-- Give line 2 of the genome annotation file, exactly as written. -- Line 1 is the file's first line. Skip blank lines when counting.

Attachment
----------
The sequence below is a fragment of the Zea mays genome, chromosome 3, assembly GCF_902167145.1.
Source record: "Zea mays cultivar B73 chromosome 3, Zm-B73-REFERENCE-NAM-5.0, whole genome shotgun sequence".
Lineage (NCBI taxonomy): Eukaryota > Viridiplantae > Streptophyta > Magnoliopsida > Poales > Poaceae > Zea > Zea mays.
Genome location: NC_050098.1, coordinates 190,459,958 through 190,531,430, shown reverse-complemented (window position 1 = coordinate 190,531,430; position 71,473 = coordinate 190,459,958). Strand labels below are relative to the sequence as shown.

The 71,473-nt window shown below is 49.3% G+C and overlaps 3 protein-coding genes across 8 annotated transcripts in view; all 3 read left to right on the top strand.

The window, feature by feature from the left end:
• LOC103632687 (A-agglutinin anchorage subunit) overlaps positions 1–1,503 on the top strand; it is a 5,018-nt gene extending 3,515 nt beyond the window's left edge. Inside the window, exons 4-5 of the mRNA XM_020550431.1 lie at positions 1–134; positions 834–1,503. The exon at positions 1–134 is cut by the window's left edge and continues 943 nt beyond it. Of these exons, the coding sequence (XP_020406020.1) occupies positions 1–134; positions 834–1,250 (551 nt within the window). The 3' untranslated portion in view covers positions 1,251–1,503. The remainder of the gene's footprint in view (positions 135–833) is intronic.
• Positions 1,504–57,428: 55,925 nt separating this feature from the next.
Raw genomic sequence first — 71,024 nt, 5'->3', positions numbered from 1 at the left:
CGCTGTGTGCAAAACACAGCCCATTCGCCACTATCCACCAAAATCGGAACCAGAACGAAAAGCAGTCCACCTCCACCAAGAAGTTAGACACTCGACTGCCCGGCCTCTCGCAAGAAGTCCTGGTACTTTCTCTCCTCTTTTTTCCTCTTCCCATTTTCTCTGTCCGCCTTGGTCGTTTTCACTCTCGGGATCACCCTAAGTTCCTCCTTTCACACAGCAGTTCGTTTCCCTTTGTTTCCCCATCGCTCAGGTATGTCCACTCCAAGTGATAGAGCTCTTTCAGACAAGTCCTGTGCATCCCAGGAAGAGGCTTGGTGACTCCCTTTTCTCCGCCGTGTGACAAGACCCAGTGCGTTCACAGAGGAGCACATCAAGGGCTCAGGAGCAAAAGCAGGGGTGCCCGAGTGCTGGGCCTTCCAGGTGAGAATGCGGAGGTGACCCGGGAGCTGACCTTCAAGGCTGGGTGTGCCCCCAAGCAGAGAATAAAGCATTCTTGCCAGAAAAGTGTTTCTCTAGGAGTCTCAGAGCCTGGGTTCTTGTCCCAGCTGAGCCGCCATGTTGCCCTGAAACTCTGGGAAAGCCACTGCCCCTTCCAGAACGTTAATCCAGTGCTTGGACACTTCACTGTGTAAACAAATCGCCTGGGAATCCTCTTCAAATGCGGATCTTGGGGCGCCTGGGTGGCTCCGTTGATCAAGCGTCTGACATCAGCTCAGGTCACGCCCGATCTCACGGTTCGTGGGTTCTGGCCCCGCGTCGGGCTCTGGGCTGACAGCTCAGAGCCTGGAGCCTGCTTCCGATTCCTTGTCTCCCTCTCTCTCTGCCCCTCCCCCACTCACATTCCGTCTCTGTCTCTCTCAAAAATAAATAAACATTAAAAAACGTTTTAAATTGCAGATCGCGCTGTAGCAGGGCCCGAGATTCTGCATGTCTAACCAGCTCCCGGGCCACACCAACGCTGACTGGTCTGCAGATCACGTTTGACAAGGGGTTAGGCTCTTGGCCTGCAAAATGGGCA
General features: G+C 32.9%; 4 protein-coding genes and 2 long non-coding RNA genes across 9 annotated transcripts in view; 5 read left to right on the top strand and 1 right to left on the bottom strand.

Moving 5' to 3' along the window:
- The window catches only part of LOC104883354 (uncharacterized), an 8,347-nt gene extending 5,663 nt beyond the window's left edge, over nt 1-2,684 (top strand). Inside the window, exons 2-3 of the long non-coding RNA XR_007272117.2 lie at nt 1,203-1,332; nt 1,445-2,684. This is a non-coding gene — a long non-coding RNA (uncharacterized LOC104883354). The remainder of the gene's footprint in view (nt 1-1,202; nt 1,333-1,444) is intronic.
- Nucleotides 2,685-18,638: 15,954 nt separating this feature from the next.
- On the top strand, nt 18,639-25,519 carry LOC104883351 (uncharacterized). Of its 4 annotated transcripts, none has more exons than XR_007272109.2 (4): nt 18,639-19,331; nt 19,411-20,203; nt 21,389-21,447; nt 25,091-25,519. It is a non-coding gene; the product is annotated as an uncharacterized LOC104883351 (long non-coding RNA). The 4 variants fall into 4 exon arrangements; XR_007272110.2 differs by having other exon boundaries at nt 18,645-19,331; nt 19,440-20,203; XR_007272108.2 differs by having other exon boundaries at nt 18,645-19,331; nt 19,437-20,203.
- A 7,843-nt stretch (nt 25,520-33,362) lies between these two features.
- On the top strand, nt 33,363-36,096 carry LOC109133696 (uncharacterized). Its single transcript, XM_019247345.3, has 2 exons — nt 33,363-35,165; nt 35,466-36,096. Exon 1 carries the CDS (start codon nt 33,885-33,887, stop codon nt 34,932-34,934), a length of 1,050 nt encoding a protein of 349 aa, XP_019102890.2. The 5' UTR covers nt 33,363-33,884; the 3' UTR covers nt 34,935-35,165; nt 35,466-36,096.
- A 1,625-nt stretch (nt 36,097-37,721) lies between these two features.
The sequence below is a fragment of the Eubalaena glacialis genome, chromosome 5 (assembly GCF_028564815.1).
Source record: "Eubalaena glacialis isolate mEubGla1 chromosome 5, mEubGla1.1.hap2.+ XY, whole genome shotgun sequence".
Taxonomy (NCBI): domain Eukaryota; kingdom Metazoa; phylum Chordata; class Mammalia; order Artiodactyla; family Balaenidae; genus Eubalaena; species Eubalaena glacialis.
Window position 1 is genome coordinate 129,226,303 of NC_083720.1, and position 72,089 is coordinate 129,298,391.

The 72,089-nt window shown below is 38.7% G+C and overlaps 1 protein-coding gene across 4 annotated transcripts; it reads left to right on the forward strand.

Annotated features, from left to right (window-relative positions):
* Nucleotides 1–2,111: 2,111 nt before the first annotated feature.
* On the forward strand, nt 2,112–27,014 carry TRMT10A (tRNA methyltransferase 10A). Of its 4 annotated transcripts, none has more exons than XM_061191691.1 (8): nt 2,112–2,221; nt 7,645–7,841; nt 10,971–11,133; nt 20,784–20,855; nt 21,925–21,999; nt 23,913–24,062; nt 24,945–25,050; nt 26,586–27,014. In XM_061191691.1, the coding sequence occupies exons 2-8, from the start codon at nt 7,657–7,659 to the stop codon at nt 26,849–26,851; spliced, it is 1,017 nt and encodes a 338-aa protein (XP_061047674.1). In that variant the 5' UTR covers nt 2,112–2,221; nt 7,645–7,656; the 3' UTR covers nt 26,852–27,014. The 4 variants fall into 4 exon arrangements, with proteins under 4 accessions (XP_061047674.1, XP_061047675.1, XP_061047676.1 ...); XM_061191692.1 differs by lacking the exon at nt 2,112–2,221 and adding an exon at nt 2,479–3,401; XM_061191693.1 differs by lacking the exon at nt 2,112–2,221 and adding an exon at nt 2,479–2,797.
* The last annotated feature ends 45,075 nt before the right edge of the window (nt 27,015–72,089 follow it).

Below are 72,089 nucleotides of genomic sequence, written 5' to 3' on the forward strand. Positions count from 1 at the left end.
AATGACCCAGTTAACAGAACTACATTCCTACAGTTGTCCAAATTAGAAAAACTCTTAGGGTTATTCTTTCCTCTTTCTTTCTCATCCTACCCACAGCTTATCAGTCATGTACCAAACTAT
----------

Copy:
Source record: "Zea mays cultivar B73 chromosome 3, Zm-B73-REFERENCE-NAM-5.0, whole genome shotgun sequence".